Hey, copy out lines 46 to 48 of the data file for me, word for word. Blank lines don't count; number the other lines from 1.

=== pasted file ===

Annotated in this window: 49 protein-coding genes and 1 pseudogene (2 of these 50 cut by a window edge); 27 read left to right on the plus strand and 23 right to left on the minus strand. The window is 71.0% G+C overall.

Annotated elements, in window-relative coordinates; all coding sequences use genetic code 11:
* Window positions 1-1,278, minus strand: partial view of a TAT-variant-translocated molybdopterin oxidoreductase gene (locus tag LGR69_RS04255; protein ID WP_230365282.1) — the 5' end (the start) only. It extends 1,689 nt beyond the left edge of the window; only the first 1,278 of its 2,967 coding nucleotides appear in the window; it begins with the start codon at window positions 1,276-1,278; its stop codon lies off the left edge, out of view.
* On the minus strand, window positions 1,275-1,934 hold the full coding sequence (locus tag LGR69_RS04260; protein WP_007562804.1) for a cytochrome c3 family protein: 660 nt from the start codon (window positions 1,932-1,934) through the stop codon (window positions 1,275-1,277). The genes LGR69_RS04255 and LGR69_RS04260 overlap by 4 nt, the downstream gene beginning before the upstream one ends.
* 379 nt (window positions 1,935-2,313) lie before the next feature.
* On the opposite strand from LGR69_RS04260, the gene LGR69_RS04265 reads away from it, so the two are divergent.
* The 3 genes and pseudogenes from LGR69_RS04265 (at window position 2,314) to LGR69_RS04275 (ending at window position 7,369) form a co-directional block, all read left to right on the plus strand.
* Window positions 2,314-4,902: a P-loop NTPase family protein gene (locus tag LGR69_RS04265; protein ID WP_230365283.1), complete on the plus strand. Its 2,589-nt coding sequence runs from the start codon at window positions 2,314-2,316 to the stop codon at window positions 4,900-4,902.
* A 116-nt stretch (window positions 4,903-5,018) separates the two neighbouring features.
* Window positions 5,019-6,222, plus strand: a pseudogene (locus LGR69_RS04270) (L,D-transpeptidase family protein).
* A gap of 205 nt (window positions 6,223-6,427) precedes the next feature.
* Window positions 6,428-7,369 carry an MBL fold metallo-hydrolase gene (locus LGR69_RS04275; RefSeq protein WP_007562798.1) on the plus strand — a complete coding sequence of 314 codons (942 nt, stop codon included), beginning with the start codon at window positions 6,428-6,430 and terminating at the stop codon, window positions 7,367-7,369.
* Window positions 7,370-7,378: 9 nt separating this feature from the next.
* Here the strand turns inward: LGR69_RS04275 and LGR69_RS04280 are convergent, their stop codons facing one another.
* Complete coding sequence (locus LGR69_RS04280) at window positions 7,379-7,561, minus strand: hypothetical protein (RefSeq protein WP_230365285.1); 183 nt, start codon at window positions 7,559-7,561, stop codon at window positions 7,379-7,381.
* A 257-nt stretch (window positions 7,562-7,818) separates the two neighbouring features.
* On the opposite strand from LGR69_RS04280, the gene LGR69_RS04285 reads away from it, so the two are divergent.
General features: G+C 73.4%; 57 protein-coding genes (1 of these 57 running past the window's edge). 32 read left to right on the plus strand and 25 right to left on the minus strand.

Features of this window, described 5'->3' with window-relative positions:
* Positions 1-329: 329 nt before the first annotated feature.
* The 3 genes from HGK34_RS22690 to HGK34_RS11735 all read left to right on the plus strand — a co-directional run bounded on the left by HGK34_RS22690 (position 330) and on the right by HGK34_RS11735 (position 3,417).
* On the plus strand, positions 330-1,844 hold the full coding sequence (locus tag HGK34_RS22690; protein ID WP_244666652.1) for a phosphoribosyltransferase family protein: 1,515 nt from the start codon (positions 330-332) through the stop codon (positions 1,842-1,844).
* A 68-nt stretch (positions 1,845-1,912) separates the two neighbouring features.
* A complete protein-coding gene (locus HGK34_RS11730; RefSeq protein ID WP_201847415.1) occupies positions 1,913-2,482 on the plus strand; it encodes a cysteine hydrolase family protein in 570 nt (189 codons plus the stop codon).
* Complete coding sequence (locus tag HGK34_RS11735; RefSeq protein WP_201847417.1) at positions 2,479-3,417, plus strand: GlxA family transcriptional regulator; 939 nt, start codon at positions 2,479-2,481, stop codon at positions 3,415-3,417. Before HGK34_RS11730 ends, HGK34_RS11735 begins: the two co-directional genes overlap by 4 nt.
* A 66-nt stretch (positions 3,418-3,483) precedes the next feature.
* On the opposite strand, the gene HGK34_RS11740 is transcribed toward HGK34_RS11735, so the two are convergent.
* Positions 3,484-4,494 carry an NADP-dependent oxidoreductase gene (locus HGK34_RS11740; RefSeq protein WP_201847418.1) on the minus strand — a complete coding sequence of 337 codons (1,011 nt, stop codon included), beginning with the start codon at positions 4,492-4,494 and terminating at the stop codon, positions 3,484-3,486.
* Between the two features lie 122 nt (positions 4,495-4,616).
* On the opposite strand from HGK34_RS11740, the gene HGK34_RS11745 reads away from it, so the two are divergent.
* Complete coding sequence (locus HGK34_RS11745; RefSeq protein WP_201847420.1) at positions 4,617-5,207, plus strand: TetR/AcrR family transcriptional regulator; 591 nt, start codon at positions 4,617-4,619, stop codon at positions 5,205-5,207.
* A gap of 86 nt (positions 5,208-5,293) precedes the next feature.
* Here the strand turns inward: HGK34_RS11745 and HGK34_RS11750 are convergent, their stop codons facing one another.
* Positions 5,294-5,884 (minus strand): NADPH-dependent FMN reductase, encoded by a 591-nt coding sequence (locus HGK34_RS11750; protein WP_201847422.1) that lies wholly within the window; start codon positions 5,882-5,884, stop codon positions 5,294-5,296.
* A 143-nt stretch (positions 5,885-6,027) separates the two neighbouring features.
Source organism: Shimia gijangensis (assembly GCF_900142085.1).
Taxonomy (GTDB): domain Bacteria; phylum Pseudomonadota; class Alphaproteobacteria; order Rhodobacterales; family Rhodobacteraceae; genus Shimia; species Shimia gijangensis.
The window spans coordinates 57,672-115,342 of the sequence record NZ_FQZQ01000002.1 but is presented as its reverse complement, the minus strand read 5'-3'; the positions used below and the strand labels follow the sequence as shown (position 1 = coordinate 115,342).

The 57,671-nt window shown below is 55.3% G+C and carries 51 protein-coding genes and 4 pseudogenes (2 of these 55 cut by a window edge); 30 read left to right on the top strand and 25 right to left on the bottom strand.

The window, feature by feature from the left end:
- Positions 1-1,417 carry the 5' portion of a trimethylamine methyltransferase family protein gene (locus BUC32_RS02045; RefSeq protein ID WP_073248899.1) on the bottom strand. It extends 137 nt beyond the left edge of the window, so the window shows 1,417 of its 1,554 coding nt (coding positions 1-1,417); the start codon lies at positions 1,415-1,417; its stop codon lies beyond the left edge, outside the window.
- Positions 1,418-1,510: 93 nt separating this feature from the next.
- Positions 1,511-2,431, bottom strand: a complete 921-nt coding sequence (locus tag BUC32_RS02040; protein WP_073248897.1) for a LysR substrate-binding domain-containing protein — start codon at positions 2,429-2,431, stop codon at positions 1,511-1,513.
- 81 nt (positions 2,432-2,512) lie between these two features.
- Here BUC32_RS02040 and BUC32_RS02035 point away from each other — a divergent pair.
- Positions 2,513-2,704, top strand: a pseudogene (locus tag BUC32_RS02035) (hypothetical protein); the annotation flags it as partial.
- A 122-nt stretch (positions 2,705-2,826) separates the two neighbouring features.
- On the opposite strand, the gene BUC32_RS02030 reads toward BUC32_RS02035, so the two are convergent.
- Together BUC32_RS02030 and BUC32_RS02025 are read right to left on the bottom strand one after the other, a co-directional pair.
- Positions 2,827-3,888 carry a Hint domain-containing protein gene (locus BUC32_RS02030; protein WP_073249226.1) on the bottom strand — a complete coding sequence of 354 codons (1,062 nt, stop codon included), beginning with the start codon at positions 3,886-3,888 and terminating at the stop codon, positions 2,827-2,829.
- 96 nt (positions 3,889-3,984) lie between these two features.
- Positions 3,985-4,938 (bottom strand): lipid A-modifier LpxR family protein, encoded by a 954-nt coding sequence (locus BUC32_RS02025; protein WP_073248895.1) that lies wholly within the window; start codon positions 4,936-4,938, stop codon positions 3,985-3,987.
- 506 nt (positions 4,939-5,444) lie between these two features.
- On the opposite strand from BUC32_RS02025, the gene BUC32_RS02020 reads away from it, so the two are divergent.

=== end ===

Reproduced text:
- Positions 2,513-2,704, top strand: a pseudogene (locus tag BUC32_RS02035) (hypothetical protein); the annotation flags it as partial.
- A 122-nt stretch (positions 2,705-2,826) separates the two neighbouring features.
- On the opposite strand, the gene BUC32_RS02030 reads toward BUC32_RS02035, so the two are convergent.